2003 AALL Annual Meeting in Seattle, July 20-24

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2003 AALL Annual Meeting in Seattle, July 20-24

Meetings:
  • LHRB-SIS Business Meeting July 13, 2003 11:45 a.m. 1:15 p.m.
  • LHRB-SIS Roundtable Meeting July 15, 2003 12:00 p.m. 1:00 p.m.
Programs:

B-1: The Collision of Native American and Anglo-American Legal Concepts: A Legacy of the Louisiana Purchase


Sunday, July 13, 2003 1:30:00 PM - 2:45:00 PM

Level: Intermediate 75 Minutes
Competency: Reference, Research and Patron Services
Target Audience: Librarians, law professors, attorneys and historians involved with Native American law

Learning Outcomes:

    Participants will be able to compare several Native American and Anglo-American legal concepts.
    Participants will be able to identify major resources of historical and current Indian law materials.

The bicentennial of the Louisiana Purchase Treaty provides stimulus for the historical examination of the expansion of the United States. This acquisition brought enormous natural resources to the fledgling republic, but as the Anglo-American and Native American cultures collided, it forbade a new world for indigenous societies. This program will present a comparison review of Native American and Anglo-American legal concepts of sovereignty, property and riparian rights; discuss key court cases reflecting Native American legal concepts; and highlight historical and current materials available from major collections such as the National Indian Law Library.

Laura Ray, Coordinator
Cleveland State University, Cleveland Marshall College of Law Library

Robert Anderson, University of Washington, Native American Center and School of Law

David Selden, National Indian Law Library/Native American Rights Fund

D-4: Creating and Maintaining Legal History Collections: Collections Development and Analysis Issues for the Law Librarian

Monday, July 14, 2003 9:00:00 AM - 10:00:00 AM

Level: Intermediate 60 Minutes
Competency: Collection Care and Management
Target Audience: Law librarians responsible for supporting faculty research and classes in legal history

Learning Outcomes:

    Participants will learn how to assess what belongs in a legal history collection, as well as what formats and general resources are available.
    Participants will be able to identify the basic issues confronting law librarians in developing their legal history collections and supporting their legal history curricula.

In the last decade, a growing need has developed to establish legal history collections and provide substantive research in historical sources of the law. This program will address issues and concerns related to the needs of law libraries supporting legal history research and curricula. Topics include formulating collections development policies for legal history programs, funding, material availability (e.g., rare books, out-of-print dealers), format availability (e.g., original, facsimile, electronic), as well as the benefits and drawbacks of original vs. other formats (e.g., English Reports on CD-ROM, Old Bailey Proceedings online, 19th Century Legal Treatises in microform).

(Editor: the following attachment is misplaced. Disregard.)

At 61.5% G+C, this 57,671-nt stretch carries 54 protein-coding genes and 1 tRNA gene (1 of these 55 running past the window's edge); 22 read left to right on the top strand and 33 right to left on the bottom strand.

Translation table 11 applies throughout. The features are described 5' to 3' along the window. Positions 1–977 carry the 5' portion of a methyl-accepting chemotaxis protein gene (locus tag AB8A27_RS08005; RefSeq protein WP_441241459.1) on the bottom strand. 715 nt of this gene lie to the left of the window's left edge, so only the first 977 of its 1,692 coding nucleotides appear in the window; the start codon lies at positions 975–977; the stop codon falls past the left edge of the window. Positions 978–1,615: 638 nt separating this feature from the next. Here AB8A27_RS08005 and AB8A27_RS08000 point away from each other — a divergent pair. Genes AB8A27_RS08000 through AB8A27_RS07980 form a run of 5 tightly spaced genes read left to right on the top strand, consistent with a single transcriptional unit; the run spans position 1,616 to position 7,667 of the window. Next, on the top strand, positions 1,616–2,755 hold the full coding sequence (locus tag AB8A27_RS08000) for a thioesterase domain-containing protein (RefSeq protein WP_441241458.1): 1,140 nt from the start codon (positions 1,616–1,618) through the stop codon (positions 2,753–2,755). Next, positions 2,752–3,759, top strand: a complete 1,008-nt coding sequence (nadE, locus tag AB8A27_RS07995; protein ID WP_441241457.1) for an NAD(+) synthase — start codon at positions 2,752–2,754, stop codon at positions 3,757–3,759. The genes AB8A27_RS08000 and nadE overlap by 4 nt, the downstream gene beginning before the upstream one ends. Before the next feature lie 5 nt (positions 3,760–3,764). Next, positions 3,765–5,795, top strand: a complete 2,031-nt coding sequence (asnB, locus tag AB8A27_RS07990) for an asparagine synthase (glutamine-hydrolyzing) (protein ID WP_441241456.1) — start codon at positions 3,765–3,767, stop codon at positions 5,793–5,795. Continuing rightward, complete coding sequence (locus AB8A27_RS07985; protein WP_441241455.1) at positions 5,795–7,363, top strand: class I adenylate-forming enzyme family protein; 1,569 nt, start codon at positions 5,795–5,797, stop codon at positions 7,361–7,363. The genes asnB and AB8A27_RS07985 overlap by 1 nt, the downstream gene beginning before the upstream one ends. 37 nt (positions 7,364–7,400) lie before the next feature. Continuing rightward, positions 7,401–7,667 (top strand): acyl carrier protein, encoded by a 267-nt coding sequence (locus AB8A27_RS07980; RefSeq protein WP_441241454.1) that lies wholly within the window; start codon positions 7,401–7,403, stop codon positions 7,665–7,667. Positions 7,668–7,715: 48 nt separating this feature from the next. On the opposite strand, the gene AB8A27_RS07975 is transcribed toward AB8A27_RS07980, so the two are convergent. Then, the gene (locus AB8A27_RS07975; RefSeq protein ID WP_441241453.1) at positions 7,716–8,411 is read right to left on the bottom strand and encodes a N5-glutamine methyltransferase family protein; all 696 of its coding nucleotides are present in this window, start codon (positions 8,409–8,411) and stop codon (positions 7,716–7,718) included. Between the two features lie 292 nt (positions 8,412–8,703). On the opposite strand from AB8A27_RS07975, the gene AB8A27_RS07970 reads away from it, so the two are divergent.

Laura Anne Bedard, Coordinator and Speaker
Georgetown University Law Center, Edward Bennett Williams Library

Christopher Knott, Moderator
Georgetown University Law Center, Edward Bennett Williams Library

Scott Pagel, George Washington University, Jacob Burns
Law Library

E-5: Researching and Writing Institutional History

Monday, July 14, 2003, 10:15:00 AM - 11:30:00 AM

Level: Intermediate 75 Minutes
Competency: Reference, Research and Patron Services
Target Audience: Legal historians, reference librarians, archivists and individuals with an interest in history

Learning Outcomes:

    Participants will be able to identify information sources and materials for use in writing the history of a library, law school, law firm or bar association.
    Participants will learn specific problems and pitfalls to avoid in researching and writing such a history, including copyright issues, meeting deadlines and dealing with the presentation of conflicting information.

Many law schools, bar associations and even law firms publish articles detailing their history, either as scholarly treatises or law review articles, or as alumni publications and bar journal articles. Law librarians can and should actively participate in the gathering and publication of such material. In this program, three librarians who have actively participated in such research and writing will review historical material they have prepared and suggest potential topics and sources, including state and local historical societies, alumni associations, yearbooks and directories. Problems and pitfalls to avoid will also be discussed.

Mark Podvia, Coordinator, Moderator and Speaker
Dickinson School of Law Library, Pennsylvania State University

Kurt X. Metzmeier, University of Louisville Law Library

Regina L. Smith, Jenkins Law Library